Wednesday, May 2, 2012

Perspective. How do you define right and wrong?

While listening to Goyte's newest song, Somebody that I Used to Know, I had a writer's revelation about perspective and how it plays into the depth of an antagonist. Goyte starts the song by singing about how cruel his love went about their breakup. But then you get the woman, sung by Kimbra, who tells how cruel he was during their relationship and how she had to break up the way she did.

This is interesting, and a great writing method that not many writers utilize to its full potential (including myself). Done right, this can be very rewarding to the reader.

One good sign of a well thought-out antagonist for me is his/her believability in their perspective of right or wrong. Their sense of purpose is justified to them. I think the best writing is when the author can make the reader empathize with the antagonist and even have the reader wonder about his or her own position. Even more important, maybe even question the position of the protagonist(s).

My favorite antagonist of all time is The Deceiver from the Chronicles of the Shadow War (a series continuation of the Willow story). That character really defines the duality of choice for everyone and how easy it is to become the antagonist while seeing yourself as the protagonist.


Throughout the stories, The Deceiver is attempting to take over Princess Elora's body, to rule over the 12 Realms. The band of Elora's friends, including the mage Willow (known from the second book on as Thorn), tries to save Elora and the world as they know it. Maybe even bring peace to the 12 Realms if all works out.

You find out in the end that The Deceiver is actually Princess Elora from the future. She goes back in time fix her own mistakes by attempting to "take over" herself as a toddler and start over. This slices time and creates a parallel existence. It's not until the end when The Deceiver confronts herself, Elora, that you see she really thinks she is the protagonist trying to save the world.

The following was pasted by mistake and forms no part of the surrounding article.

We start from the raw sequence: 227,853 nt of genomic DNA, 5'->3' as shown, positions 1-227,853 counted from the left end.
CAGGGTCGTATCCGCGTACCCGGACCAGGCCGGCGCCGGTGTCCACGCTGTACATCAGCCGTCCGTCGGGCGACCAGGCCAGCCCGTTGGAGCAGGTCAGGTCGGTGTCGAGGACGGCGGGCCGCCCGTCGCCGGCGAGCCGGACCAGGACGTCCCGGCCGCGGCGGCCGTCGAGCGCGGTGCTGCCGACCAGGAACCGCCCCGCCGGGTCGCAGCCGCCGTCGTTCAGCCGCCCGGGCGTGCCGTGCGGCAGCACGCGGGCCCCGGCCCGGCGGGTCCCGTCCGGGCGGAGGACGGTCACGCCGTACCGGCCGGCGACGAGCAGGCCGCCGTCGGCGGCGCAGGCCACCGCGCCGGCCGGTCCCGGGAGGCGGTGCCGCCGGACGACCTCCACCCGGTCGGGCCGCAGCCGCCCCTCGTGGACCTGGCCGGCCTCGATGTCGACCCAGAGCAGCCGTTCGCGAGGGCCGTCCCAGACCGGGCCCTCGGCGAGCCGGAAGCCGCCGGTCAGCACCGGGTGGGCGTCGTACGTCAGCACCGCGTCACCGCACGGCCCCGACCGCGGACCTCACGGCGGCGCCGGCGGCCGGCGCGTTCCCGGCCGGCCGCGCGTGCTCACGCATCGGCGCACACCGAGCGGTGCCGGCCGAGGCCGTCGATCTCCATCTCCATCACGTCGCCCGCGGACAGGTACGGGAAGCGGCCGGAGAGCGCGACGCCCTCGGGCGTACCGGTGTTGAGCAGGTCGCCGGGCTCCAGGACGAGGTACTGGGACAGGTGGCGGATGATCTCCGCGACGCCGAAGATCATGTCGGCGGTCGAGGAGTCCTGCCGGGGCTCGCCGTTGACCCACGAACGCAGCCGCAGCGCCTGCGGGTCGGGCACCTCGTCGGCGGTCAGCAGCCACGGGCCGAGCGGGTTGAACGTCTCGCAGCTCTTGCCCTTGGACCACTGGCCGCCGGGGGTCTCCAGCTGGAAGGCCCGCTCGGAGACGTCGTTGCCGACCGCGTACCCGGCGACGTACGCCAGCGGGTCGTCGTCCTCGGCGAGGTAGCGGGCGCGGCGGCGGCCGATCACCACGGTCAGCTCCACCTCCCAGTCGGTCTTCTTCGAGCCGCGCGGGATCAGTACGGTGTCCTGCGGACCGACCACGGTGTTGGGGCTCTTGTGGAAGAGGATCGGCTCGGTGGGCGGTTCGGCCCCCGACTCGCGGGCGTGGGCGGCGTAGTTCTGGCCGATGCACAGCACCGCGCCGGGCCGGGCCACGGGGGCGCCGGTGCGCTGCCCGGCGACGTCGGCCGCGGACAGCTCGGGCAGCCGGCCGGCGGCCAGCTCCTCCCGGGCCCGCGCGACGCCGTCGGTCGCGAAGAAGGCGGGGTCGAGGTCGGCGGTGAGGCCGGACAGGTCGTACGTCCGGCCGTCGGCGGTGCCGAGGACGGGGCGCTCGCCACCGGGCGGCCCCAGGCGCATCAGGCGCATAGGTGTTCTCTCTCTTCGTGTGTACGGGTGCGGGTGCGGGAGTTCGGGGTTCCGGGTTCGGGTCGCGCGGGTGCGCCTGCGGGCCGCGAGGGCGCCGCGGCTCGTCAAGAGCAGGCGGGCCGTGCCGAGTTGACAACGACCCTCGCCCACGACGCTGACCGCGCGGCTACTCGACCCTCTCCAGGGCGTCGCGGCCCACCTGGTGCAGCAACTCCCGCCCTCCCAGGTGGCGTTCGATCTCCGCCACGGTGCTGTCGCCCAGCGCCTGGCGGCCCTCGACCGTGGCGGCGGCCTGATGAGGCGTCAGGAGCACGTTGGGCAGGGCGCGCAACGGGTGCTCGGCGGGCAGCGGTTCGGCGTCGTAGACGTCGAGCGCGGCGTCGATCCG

In the scene of them mind walking through a museum, the two woman use a Monet-style painting (the ones where all the little dots make up a scene) to see each other's perspective. The Deceiver points to each dot, which represents a moment in her life, and explains the reasons behind each action. She is trying to get Elora to understand the importance of her (er- their) mission. Elora pulls The Deceiver back to see the picture as a whole and shows what she's done to the world by her lifetime of small actions.

It is truly a revelation to The Deceiver that she is in fact the antagonist.

So, who is your favorite antagonist and why? What makes them stand out from the other villains?


  1. Interesting wordplay method, doing it a bit at a time.

  2. When done really well, I think the protagonist and antagonist can be like the animals in a documentary. Do you root for the zebra or the lioness? The poor zebra was minding its own business when it was attacked. Then again, the lioness is a predator, doing what's natural for it. It has to eat, to feed its cubs. Presenting a villain the reader can relate with can create great conflict.

  3. I remember buying the first book in this series when it first came out more for Chris Claremont who then wrote X-Men. I never could get into it, but loved his solo sci fi series. Now, you make me wish I had read them.

  4. @ Delores - Thanks for stopping by!

    @ Allie - Great analogy! I will have to visualize that when I write.

    @ J Morgan - It's interesting how they presented the story. If you have time (haha...what is that again?) you might give it another try. The beginning of the first book does have a slow (slow) start, but shows how far Willow (now called Thorn) has come as a mage since saving baby Elora.

  5. One of the best lessons I ever learned when I began writing was to make the antagonist human. Don't make them evil for evil's sake. Even serial killers have some underlying force pushing them to do what they do, even if it ultimately is sick and twisted.